Overall, the study shows that corticotropin-releasing hormone (CRH) leads to a specific and delayed increase in glucose uptake in tumor corticotrophs.

“Taken together, these novel findings support the potential use of delayed 18F-FDG PET imaging following CRH stimulation to improve microadenoma detection in [Cushing’s disease],” researchers wrote. The scientists are now conducting a clinical trial to further explore this promising finding.

From https://cushingsdiseasenews.com/2017/10/12/glucose-uptake-in-cushings-disease-could-improve-presurgical-tumor-detection/

Cortisol Modulator Shows Early Signs of Safety, Efficacy in Healthy Volunteers

The glucocorticoid receptor antagonist CORT125134 is safe and has shown preliminary signs of efficacy in healthy volunteers participating in a Phase 1 trial, say researchers in England.

Their study, “Assessment of Safety, Tolerability, Pharmacokinetics, and Pharmacological Effect of Orally Administered CORT125134: An Adaptive, Double-Blind, Randomized, Placebo-Controlled Phase 1 Clinical Study,” appeared in the journal Clinical Pharmacology in Drug Development.”

Cortisol signaling is indirectly controlled by the glucocorticoid receptor (GR). When cortisol binds the GR, the receptor becomes activated and migrates to the nucleus, where it regulates the expression of many genes. This influences a myriad of processes, including inflammation, immune response and brain function.

CORT125134, also known as relacorilant, is being developed by Corcept Therapeutics of Menlo Park, California, for Cushing’s disease patients and others who may benefit from it. The drug is a GR antagonist, blocking the receptor’s activity.

In order to evaluate the safety and tolerability of CORT125134, and learn how it behaves in the body, Corcept researchers conduced a Phase 1 trial in healthy subjects.

The British study, conducted at the Quotient Clinical in Nottingham, included 81 adults who received a single ascending-dose of CORT125134 or placebo, and 48 subjects who received multiple-ascending doses of the drug versus placebo.

Single doses were tested in nine distinct groups. Six tested six different doses of CORT125134, one tested a 150 mg dose in subjects receiving a high-fat meal, and two groups included patients receiving prednisone (a well-known GR activator), prednisone plus Korlym (mifepristone), or prednisone plus CORT125134.

Korlym is a medicine approved for Cushing’s  patients with high blood sugar levels due to high cortisol in circulation. But the drug targets the progesterone receptor and is associated with side effects like pregnancy termination and irregular vaginal bleeding.

Multiple doses, given for up to 14 days, were tested in four additional cohorts. Researchers observed that CORT125134 was rapidly absorbed and eliminated, presenting a suitable profile for once-daily dosing.

Efficacy was determined by CORT125134’s ability to counteract the effects of prednisone. In addition, a single dose of 500 mg or multiple dosing with 250 mg had similar effects as those seen with 600 mg of Korlym — the therapeutic dose used for Cushing’s treatments.

Most common treatment-related adverse events reported in the single-ascending dose part of the study were nausea, vomiting and thirst; most were mild. In those given multiple-ascending doses, adverse events included mild musculoskeletal and connective tissue disorders, as well as gastrointestinal system disorders.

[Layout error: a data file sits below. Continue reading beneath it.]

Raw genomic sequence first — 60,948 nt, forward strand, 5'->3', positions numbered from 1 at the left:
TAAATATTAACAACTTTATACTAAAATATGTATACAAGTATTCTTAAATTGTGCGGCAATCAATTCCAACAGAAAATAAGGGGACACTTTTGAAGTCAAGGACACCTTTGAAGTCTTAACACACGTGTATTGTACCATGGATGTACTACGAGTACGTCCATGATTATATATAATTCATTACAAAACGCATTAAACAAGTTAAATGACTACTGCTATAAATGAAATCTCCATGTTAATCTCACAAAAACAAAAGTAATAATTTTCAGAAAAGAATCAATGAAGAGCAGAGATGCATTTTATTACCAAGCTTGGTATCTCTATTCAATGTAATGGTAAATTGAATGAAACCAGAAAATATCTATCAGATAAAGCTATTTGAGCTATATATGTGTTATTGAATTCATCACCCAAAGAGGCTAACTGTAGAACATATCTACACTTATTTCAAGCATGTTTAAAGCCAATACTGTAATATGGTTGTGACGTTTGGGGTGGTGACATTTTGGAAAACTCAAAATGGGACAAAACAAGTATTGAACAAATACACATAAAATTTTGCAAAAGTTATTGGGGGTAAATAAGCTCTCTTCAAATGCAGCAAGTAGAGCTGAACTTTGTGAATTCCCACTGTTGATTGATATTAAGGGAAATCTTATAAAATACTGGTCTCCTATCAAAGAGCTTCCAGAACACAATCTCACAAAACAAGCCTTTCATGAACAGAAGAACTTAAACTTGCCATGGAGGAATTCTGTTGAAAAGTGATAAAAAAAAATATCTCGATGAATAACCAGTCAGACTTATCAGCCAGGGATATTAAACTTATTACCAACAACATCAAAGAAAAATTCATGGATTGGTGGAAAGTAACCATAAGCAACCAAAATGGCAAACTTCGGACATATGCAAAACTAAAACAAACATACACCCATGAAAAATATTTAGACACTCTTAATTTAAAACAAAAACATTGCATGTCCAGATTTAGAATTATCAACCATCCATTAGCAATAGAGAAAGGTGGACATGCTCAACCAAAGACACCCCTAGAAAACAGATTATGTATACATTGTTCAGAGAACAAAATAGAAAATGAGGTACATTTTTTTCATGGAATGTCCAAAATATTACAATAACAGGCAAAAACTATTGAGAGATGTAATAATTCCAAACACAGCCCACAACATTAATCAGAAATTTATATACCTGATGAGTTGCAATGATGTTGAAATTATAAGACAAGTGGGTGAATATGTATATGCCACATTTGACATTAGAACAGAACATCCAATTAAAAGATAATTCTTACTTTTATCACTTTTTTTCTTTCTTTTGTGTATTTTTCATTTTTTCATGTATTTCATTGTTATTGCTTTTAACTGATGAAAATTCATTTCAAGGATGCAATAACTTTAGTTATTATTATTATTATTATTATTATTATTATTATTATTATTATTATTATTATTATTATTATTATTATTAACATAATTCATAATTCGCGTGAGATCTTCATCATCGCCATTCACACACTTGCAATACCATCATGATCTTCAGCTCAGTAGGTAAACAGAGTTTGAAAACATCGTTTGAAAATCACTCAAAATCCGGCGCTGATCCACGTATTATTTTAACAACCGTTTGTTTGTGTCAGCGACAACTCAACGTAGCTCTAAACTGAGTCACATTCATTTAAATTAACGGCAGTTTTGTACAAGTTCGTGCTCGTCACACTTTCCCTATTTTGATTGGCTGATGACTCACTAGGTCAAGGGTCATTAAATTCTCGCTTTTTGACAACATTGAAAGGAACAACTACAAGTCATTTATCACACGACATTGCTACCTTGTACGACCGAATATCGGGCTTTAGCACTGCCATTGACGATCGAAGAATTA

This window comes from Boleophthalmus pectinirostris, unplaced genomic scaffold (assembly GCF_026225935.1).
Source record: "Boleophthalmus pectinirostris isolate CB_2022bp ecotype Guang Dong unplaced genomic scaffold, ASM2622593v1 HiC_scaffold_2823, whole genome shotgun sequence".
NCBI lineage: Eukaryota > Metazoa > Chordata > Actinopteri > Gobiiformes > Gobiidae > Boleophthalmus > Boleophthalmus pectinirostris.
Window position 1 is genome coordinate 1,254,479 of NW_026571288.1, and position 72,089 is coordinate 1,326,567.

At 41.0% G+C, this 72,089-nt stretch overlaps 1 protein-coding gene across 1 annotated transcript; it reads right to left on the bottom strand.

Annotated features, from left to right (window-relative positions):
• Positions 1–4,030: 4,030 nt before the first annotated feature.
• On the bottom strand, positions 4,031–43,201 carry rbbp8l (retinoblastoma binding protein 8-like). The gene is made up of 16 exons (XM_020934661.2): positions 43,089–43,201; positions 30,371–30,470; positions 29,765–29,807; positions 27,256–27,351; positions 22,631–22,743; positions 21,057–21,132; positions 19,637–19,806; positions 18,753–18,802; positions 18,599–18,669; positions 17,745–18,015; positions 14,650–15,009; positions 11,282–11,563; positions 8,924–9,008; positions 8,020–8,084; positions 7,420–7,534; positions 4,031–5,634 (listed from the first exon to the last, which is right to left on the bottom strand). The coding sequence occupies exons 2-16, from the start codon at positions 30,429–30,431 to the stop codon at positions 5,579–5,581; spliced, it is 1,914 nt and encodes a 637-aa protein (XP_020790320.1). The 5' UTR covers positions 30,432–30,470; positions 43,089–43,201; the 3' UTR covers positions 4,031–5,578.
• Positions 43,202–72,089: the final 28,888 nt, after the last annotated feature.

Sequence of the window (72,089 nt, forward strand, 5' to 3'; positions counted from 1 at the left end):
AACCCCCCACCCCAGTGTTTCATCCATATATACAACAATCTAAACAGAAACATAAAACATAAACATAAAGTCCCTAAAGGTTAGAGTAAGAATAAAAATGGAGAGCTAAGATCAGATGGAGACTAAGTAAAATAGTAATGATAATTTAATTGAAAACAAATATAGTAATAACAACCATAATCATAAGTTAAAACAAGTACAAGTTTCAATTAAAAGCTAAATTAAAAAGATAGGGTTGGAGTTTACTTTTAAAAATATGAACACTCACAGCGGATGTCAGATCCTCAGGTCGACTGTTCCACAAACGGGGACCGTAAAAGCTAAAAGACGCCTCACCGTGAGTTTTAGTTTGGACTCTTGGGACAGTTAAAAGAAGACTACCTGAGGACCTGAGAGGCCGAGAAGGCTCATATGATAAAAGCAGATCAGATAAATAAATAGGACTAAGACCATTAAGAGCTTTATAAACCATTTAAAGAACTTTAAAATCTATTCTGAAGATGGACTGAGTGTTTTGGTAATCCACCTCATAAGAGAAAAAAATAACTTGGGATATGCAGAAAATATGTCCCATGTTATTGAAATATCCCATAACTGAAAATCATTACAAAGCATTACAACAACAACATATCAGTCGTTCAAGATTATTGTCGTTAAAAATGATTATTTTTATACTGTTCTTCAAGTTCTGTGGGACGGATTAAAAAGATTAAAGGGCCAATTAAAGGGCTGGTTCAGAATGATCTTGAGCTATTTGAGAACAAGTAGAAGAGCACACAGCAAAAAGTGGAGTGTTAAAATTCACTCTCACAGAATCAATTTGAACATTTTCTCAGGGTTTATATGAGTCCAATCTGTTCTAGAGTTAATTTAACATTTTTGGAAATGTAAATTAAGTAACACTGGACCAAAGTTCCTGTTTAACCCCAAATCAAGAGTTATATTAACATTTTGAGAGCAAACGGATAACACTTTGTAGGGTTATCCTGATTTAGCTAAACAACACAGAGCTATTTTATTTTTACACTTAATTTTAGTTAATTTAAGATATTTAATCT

Multiple 500 mg doses exceeded the maximum tolerated dose, as it led to musculoskeletal symptoms that forced researchers to stop treatment.

“This first-in-human study has demonstrated that CORT125134 is well tolerated following single doses up to 500 mg and repeated doses up to 250 mg once daily for 14 days,” researchers wrote. “Pharmacological activity was confirmed following the administration of a single 500-mg dose and daily administration of 250 mg.”

Corcept is now enrolling participants into a Phase 2 open-label trial (NCT02804750) to evaluate CORT125134 in patients with Cushing’s syndrome. This trial is being conducted in the United States and Europe and will include 80 participants. Top-line results are expected in the first quarter of 2018.

From https://cushingsdiseasenews.com/2017/10/10/phase-1-data-demonstrates-efficacy-safety-of-cort125134-in-healthy-volunteers/

Cushing’s Syndrome Revealing Carney Complex: A Case Report

 

Carney complex (CNC) is a rare multisystem disorder, inherited in an autosomal dominant manner and characterized by distinctive spotty skin pigmentation, myxomas and endocrine abnormalities.

We report a case of a 35-year-old patient diagnosed with Cushing’s syndrome complicated with an impaired glucose tolerance (IGT) and a severe psychiatric disturbance. The diagnosis of CNC was made by having two major criteria, namely a primary pigmented nodular adrenal disease (PPNAD) and thyroid carcinoma.

Read the entire report here: Cushing’s Syndrome Revealing Carney Complex: A Case
Report

In Memory: Edward H. Oldfield, MD, 1947–2017

Dr. Oldfield was my pituitary surgeon at NIH back in 1987.  This was back in the olden days of transsphenoidal surgery.  I honestly expected to die but this man saved my life.

 

Ed started as Senior Staff Fellow in the Surgical Neurology Branch at the NIH (1981). After 5 years, Ed would become the Chief of the Surgical Neurology Branch. He would stay on as Branch Chief and lead the neurosurgical effort at the NIH for the next 21 years. During his tenure, he developed clinical, research, and training programs in epilepsy, congenital malformations, syringomyelia, nervous system neoplasia, drug delivery, and vascular malformations. The strength of these programs was his leadership and their multidisciplinary nature, which incorporated physicians and scientists across the basic, translational, and clinical arenas. Research investigation was always targeted at defined clinical problems. Under his direction, these programs shaped understanding of the studied neurological disorders, as well as improving patient care.

Read the entire obituary here: Edward H. Oldfield, MD, 1947–2017